NEW YORK — The New York State Education Department (NYSED) and the College Board have announced a new initiative providing Pre-AP® and AP® professional development training for up to 1,500 teachersin the STEM (science, technology, engineering and mathematics) disciplines throughout New York state.
The $4.8 million AP STEM program, which will begin this summer and continue through 2014, will strengthen the teaching skills of both new and experienced middle school and high school STEM teachers from eligible schools. As a result, the number of teachers qualified to teach Pre-AP and AP STEM courses will increase, thus enabling schools and districts to prepare a larger number of students for college-level study and career trajectories in these content areas.
“New York is already seeing growth in the participation of minority and low income students in AP courses and in their success as well,” Commissioner King said. “This initiative will help us build on that progress. The College Board is uniquely qualified to prepare and support teachers in bringing challenging Advanced Placement STEM courses to students in high-poverty, low-performing schools.”
AP STEM courses cultivate critical thinking, experimentation and problem solving. Research shows that students who take AP math or science exams are much more likely than non-AP students to earn degrees in physical science, engineering or life science disciplines — fields leading to some of the careers most essential to the nation’s future health and prosperity.
“The New York State Education Department is providing an example for the rest of the nation by making this long-term investment in the development of high-caliber math and science teachers,” said Trevor Packer, senior vice president of AP and College Readiness at the College Board.“AP math and science coursework play critical roles in fostering student readiness for STEM majors and careers, and I highly encourage all New York State high school math and science teachers to apply for this ground-breaking program, which represents the first ever statewide STEM professional development program for Pre-AP and AP teachers.”
This professional development training opportunity includes face-to-face training in addition to a robust online series of independent and interactive experiences. Training begins this summer, with the first five-day Pre-AP Summer Institutes in math and science scheduled for June 25–29. Additional five-day sessions are scheduled through August. The program is designed for teachers of grades seven through 12 in New York state public school districts and charter schools that can benefit most.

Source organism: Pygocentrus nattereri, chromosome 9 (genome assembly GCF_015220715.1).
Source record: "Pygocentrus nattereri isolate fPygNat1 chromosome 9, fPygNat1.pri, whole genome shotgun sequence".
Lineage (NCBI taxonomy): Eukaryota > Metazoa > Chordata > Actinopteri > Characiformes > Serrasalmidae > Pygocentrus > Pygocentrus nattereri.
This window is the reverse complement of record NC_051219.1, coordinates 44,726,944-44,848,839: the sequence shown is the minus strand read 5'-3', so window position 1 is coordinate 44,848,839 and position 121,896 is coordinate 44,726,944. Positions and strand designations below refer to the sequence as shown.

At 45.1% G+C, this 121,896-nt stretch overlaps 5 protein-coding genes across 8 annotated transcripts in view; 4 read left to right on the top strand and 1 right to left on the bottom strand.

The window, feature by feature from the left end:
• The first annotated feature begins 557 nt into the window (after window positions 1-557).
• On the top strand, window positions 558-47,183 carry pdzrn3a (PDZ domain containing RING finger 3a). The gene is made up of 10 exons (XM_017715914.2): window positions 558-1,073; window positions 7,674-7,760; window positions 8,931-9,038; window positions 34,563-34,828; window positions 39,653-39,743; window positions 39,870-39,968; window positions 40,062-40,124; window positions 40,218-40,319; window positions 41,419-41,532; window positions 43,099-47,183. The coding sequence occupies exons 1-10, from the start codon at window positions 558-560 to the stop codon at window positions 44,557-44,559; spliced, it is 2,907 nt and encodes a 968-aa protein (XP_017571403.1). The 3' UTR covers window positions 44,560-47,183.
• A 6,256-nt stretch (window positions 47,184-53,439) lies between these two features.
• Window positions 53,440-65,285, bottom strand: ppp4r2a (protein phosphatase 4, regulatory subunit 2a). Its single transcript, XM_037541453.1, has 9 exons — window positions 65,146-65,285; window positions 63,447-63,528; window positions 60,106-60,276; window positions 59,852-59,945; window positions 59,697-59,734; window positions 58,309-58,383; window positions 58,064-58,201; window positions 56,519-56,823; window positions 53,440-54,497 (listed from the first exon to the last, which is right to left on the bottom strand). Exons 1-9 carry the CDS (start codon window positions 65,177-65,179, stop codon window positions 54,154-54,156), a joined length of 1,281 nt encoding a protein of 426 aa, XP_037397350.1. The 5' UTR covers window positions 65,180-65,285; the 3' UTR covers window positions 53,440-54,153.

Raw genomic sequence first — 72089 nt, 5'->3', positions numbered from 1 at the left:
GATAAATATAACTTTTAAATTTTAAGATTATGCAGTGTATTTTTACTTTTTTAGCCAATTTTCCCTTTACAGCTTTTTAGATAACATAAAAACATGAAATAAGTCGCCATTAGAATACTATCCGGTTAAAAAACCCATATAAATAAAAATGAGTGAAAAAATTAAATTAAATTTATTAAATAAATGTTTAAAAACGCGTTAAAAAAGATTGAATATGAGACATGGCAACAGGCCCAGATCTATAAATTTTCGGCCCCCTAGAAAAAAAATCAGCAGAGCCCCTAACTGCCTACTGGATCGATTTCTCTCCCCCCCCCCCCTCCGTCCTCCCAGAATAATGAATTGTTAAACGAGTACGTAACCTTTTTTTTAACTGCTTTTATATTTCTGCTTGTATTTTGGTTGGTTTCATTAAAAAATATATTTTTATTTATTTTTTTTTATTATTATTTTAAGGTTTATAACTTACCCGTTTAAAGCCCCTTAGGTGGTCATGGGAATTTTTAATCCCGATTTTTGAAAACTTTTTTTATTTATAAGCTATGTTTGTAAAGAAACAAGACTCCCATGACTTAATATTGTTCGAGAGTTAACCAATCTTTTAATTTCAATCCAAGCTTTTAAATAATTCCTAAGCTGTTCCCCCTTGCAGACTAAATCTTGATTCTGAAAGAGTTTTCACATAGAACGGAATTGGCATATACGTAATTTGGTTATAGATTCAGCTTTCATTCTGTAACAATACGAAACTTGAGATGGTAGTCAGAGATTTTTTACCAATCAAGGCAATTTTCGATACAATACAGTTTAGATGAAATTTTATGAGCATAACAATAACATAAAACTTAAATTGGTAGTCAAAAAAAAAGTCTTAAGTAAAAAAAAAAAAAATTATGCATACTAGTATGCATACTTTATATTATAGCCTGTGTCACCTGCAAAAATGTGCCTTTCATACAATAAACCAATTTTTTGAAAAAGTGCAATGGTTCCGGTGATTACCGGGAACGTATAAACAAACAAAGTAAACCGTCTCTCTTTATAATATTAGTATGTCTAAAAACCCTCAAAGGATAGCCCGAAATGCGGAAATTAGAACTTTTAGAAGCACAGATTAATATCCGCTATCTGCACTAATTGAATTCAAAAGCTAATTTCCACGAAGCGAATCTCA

“It’s only fair that all students have access to advanced STEM courses as preparation for college and career,” Regents Chancellor Merryl H. Tisch said. “The children in New York’s lowest performing schools must have better opportunities for instruction in STEM subjects. Through this Race to the Top funded grant the College Board will help teachers strengthen and develop the skills needed to teach at the AP level.”
For more information and to see if your school is eligible, please visit http://www.p12.nysed.gov/irs/accountability/designations/2010/Nov/Schools-identified-in-improvement-status.pdf. For additional information on the program, please contact firstname.lastname@example.org.
Leslie Sepuka The College Board 212-713-8052 email@example.com
About the College Board
The College Board is a mission-driven not-for-profit organization that connects students to college success and opportunity. Founded in 1900, the College Board was created to expand access to higher education. Today, the membership association is made up of over 6,000 of the world’s leading educational institutions and is dedicated to promoting excellence and equity in education. Each year, the College Board helps more than seven million students prepare for a successful transition to college through programs and services in college readiness and college success — including the SAT® and the Advanced Placement Program®. The organization also serves the education community through research and advocacy on behalf of students, educators and schools. For further information, visit www.collegeboard.org.